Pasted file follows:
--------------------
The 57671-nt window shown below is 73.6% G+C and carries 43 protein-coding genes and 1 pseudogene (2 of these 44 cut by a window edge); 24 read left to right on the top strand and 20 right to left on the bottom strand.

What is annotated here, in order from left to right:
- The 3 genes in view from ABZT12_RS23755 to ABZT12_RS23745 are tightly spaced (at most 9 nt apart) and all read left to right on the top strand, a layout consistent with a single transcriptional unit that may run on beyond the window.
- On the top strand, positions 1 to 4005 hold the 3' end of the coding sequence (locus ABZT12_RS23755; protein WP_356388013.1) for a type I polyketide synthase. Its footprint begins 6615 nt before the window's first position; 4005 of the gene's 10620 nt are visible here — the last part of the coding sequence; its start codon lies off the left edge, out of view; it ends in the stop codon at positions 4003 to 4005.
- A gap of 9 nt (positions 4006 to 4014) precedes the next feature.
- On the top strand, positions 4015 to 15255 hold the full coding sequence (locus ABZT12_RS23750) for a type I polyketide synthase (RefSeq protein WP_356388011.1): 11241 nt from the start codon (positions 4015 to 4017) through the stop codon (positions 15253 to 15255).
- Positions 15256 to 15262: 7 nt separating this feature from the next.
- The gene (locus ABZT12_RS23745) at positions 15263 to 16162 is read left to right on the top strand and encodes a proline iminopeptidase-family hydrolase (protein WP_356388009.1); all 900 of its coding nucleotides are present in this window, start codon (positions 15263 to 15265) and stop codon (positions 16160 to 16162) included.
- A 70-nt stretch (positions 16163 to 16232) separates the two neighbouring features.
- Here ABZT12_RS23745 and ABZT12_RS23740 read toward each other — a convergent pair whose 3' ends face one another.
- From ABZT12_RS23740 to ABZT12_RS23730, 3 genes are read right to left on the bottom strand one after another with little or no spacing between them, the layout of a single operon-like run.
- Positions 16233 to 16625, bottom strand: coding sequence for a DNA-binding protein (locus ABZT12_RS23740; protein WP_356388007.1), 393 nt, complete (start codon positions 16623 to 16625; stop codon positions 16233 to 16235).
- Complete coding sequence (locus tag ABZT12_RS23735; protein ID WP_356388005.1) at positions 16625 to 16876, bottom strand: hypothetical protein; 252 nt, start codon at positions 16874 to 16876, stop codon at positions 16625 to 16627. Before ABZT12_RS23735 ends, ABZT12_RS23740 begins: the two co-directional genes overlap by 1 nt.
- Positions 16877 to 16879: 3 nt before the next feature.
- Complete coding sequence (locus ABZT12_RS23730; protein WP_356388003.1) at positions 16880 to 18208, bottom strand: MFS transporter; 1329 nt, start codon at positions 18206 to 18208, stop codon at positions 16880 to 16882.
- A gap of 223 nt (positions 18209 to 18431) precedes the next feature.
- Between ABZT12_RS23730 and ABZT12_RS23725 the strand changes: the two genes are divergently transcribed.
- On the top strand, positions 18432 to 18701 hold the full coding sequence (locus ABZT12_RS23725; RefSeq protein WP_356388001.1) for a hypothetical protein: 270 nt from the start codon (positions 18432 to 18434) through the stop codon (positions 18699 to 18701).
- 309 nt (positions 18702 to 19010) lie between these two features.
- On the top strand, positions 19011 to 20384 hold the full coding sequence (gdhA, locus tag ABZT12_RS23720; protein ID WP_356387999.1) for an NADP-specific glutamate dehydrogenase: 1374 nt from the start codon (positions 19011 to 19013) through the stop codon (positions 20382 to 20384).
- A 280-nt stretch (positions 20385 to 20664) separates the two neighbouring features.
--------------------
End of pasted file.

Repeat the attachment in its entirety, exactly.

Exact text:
The 57671-nt window shown below is 73.6% G+C and carries 43 protein-coding genes and 1 pseudogene (2 of these 44 cut by a window edge); 24 read left to right on the top strand and 20 right to left on the bottom strand.

What is annotated here, in order from left to right:
- The 3 genes in view from ABZT12_RS23755 to ABZT12_RS23745 are tightly spaced (at most 9 nt apart) and all read left to right on the top strand, a layout consistent with a single transcriptional unit that may run on beyond the window.
- On the top strand, positions 1 to 4005 hold the 3' end of the coding sequence (locus ABZT12_RS23755; protein WP_356388013.1) for a type I polyketide synthase. Its footprint begins 6615 nt before the window's first position; 4005 of the gene's 10620 nt are visible here — the last part of the coding sequence; its start codon lies off the left edge, out of view; it ends in the stop codon at positions 4003 to 4005.
- A gap of 9 nt (positions 4006 to 4014) precedes the next feature.
- On the top strand, positions 4015 to 15255 hold the full coding sequence (locus ABZT12_RS23750) for a type I polyketide synthase (RefSeq protein WP_356388011.1): 11241 nt from the start codon (positions 4015 to 4017) through the stop codon (positions 15253 to 15255).
- Positions 15256 to 15262: 7 nt separating this feature from the next.
- The gene (locus ABZT12_RS23745) at positions 15263 to 16162 is read left to right on the top strand and encodes a proline iminopeptidase-family hydrolase (protein WP_356388009.1); all 900 of its coding nucleotides are present in this window, start codon (positions 15263 to 15265) and stop codon (positions 16160 to 16162) included.
- A 70-nt stretch (positions 16163 to 16232) separates the two neighbouring features.
- Here ABZT12_RS23745 and ABZT12_RS23740 read toward each other — a convergent pair whose 3' ends face one another.
- From ABZT12_RS23740 to ABZT12_RS23730, 3 genes are read right to left on the bottom strand one after another with little or no spacing between them, the layout of a single operon-like run.
- Positions 16233 to 16625, bottom strand: coding sequence for a DNA-binding protein (locus ABZT12_RS23740; protein WP_356388007.1), 393 nt, complete (start codon positions 16623 to 16625; stop codon positions 16233 to 16235).
- Complete coding sequence (locus tag ABZT12_RS23735; protein ID WP_356388005.1) at positions 16625 to 16876, bottom strand: hypothetical protein; 252 nt, start codon at positions 16874 to 16876, stop codon at positions 16625 to 16627. Before ABZT12_RS23735 ends, ABZT12_RS23740 begins: the two co-directional genes overlap by 1 nt.
- Positions 16877 to 16879: 3 nt before the next feature.
- Complete coding sequence (locus ABZT12_RS23730; protein WP_356388003.1) at positions 16880 to 18208, bottom strand: MFS transporter; 1329 nt, start codon at positions 18206 to 18208, stop codon at positions 16880 to 16882.
- A gap of 223 nt (positions 18209 to 18431) precedes the next feature.
- Between ABZT12_RS23730 and ABZT12_RS23725 the strand changes: the two genes are divergently transcribed.
- On the top strand, positions 18432 to 18701 hold the full coding sequence (locus ABZT12_RS23725; RefSeq protein WP_356388001.1) for a hypothetical protein: 270 nt from the start codon (positions 18432 to 18434) through the stop codon (positions 18699 to 18701).
- 309 nt (positions 18702 to 19010) lie between these two features.
- On the top strand, positions 19011 to 20384 hold the full coding sequence (gdhA, locus tag ABZT12_RS23720; protein ID WP_356387999.1) for an NADP-specific glutamate dehydrogenase: 1374 nt from the start codon (positions 19011 to 19013) through the stop codon (positions 20382 to 20384).
- A 280-nt stretch (positions 20385 to 20664) separates the two neighbouring features.